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Lethbridge Herald Newspaper Archives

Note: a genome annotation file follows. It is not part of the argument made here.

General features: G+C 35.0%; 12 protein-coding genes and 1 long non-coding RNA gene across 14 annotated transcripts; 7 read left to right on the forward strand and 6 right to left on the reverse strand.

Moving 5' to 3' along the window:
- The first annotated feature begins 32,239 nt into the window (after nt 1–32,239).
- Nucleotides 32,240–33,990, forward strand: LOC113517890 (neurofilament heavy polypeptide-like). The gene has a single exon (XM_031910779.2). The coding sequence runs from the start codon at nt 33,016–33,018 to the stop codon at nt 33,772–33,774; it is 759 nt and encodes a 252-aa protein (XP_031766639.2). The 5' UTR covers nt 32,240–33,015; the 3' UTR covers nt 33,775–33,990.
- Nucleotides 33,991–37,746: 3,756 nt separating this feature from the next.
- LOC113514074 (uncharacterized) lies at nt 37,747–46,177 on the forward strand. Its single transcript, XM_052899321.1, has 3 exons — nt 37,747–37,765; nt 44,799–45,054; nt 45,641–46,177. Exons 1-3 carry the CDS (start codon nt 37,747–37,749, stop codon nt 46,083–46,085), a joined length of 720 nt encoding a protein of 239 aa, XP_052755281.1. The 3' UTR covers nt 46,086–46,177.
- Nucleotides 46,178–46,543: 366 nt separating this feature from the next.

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Lethbridge Herald, The (Newspaper) - July 19, 1973, Lethbridge, Alberta 14 THIIETHBRIDGE HIRAID Thursday, July 19, 1973 Win a lot, lose a few Winning stuffed ani- at the various gome attractions on the midway isn't easy for most fairgoers. Those who try are often frust- rated by milk that refuse to fall over when struck with a ball or by that careen off pop bottle tops in- stead of encircling them. Some, however, seem to have little trouble ac- cumulating their mena- gerie. Herald photo- graphers Rick Ervin and Harry Neufeld scratch their heads in won- der when he saw one young man enjoying the midway games, and winning handily, then later in the day working behind the counter at one of the same games. Could be he believes all work, no play, makes Jack a poor entrepren- eur. lose parents, lads Salvation Army finds the lost A place for comfort and a soft shoulder to cry on has long been one role of the Sal- vation Army, and for lost kids and parents that role is evident at Whoop-Up Days. At the request of the city police, the Lethbridge Salva- tion Army opened a lost and found booth under the seats on the west side of the Ex- hibition Pavilion. The Army organized mem- bers of a ladies' organization Woolies loose coats at Whoop-Up display Shearing sheep is an art that only "abort six men per- form in Alberta on a fulltime basis. Des DebeBe of Cardston and formerly Australia skilled at taming sheep out to pasture in tbeir summer coats. Working for the Southern Alberta Sheep Breeders As- sociation in the agricultural Food For You section at Whoop-Up Days, Des shears several sheep each day. He manages 18 to 29 shears per hour on occasion and so far this year has sheared about 13.000 animals in Al- berta and British Columbia. At the fair, be docs aH the movements deliberately so the public can watch all the movements needed to take the wool off in one piece. "I try to show the public what can be done and Des says of bis role at the fair. "The kids wonder what I do to make the sheep stay still or they ask if it hurts when the wool is cut off." He says the kids really un- derstand when told that the sheep can't go anywhere "if they arc held securely, re- gardless of what position they are put in to expose the wool to the shears. The sheep actually welcome the shearing process because it is like getting a haircut in the summer, he says. DCS added that once the wool is bagged, "it is the last time I see ft until I go down- town to buy a wool shirt" and other church workers on a shift basis to be available to look after lost persons from 1 p.m. to fair closing time. Eleven ladies responded to the call for help in the booth. The room, marked with a small cardboard sign nailed to the door jam. is located near the dry police bead- quarters. It is stocked with suckers, candies, comic books and magazines to help persons being served to pass the time. Tbe booth is sat up to help youngsters like sobbing An- gela, who was brought to the ladies so upset all she could tell them was her first name and thai she was four. With this information and the description of her cloth- ing, police were notified. A plea for the child's parents or guardian was announced on the public address sys- tem. It was about a half hour later that Angela's mother walked into the room, re- lieved to find her daughter. Gladys Woftte of Warner, who found Angela crying in front of a booth on the mid- way, said she took the child to three locations on the hfciijon Grounds before she Lower alcohol content in beer like adding water, says brewer By RICHARD BURKE Herald Staff Writer Beer drinkers who like to cry in their mugs shouldn't mind if the government de- cides to lower the alcoholic content of malted liquor. They're used to their beer being a little flat. Tears in beer, in a high enough quantity, would have about the same effect 'on the taste as if the brewer put four per cent aftrhol in his product instead of five per' cent, as be does now. Such a change would cause no difficulty in, the manu- facturing process, says Al Keyworth of Moteon's Brew- ery in Calgary. But the beer would tend to be a little flat tasting.. To illustrate the affect, Walter Hogg, assistant brewmaster at Sick's Leth- bridge Brewery, emptied about one-fifth of a bottle of beer then topped it off with an equal amount of water. The result: rather watery beer. The change could be that simple, says Mr. Hogg, but it's more likely subtle altera- tions would be made in the formula applied to beer. The process, practically as old as man, is a natural one. Starch, from which sugar is formed, comes from malting barley and rice or corn. (Rice is used at A barley-rice mash is heated to about 156 degrees Fahren- heit, the temperature at found the out-of-the-way Salvation Army booth. Mrs. Wottte, .a mother of two herself, explained that she bad taken Angela with her through the midway hoping the parents would spot her. She did it because it is something she would like someone else to do for her children if they were lost. Another check by The Her- ald later in the afternoon was interrupted by a moth- er, tears in her eyes be- cause her son had been missing for at least an hour. The last visit to the room indicated that, the boy was still missing but amxnmce- inenis were continuing to be made on the public address system. From 1 p.m. to p.m., four children and puieuts were reunited. Kiddies Day and Saturday evenings we the busiest times of the fair week, ac- cording to Major Joan Pierce. Only one lady works in the room daring Mondays but, learning from experience, two ladies are scheduled for tbe rest of the fair. For the work and service provided, the Army gets this year, up from paid is Beer, tickets salesman happy which naturally occurring malt enzymes convert starch to sugar, both fermentable and non-fermentable. Since it is the fermentable sugars which create the al- cohol, when combined with yeast, it's at this stage the formula can be adjusted. By raising the temperature the amount of fermentable sugar can be decreased, and hence the amount of alcohol. The change would mean about a 20 per cent reduc- tion in the amount of mate- rials breweries would need but it would not result in any cost saving, Mr. Key- worth said. To make 20 per cent less alcohol, the brewer needs 20 per cent less mate- rial. The federal government would have to cut back on excise taxes charged against the breweries for there to be any saving to the producer or the consumer, be said. The provincial government committee which recom- mended the alcohol level be lowered suggested beer is Beer garden sales are up over last year and the JC's ticket sales on the gold brick are heading for an all-time high, officials for the two concessions reported Wednesday. Although not averaging as many cases per day, the beer garden has sold about 100 dozen more bottles this year than in the first two days last year, Manager Gary Shilliday said. If the weather continues to State secretary to visit Secretary of State Hugh Faulkner will visit south- western Alberta August 7 to 9- During his three-day visit the federal cabinet minister will inspect Opportunities For Youth projects here. He will spend August 7 in Waterton, and August 8 on the Blood and Peigan Re- serves. A "non political break- fast" with the local OFY ad- visory committee is planned for the minister in Leth- bridge August 9, says Sven Ericksen, president of the Lethbridge Liberal assitia- tion. Mr. Faulkner will be ac- companied by Doug Bruchet, OFY regional director for the Prairies and NWT and Doug Bowie, an executive assistant. Mr. Bruchet is a former Lethbridge resident who lives in Winnipeg. Mr. Bowie has lived in Warner and Lethbridge. As Secretary of State, Mr. Faulkner is in charge of the CBC, the Canada Council, na- tional museums, and citizen- ship. His portfolio includes the government's official languages program. be warm the garden is ex- pected to surpass last years total sales. It rained on the first two days in 1972 which hurt the open air pub, he added. .The size of the garden has been increased this year but has yet to see capacity crowds. The rodeo, Thursday, Fri- day and Saturday, should bring many people into the garden and help to exceed last year's 500 dozen a day sales average. Other improvements have been the addition of colored lights and repairs to the roof. Entertainment, as in pre- vious years, is supplied by local groups, Mr. Shilliday said. Over exhuberant cus- tomers have not caused any difficulties at the pub. "We have no problems whatsoever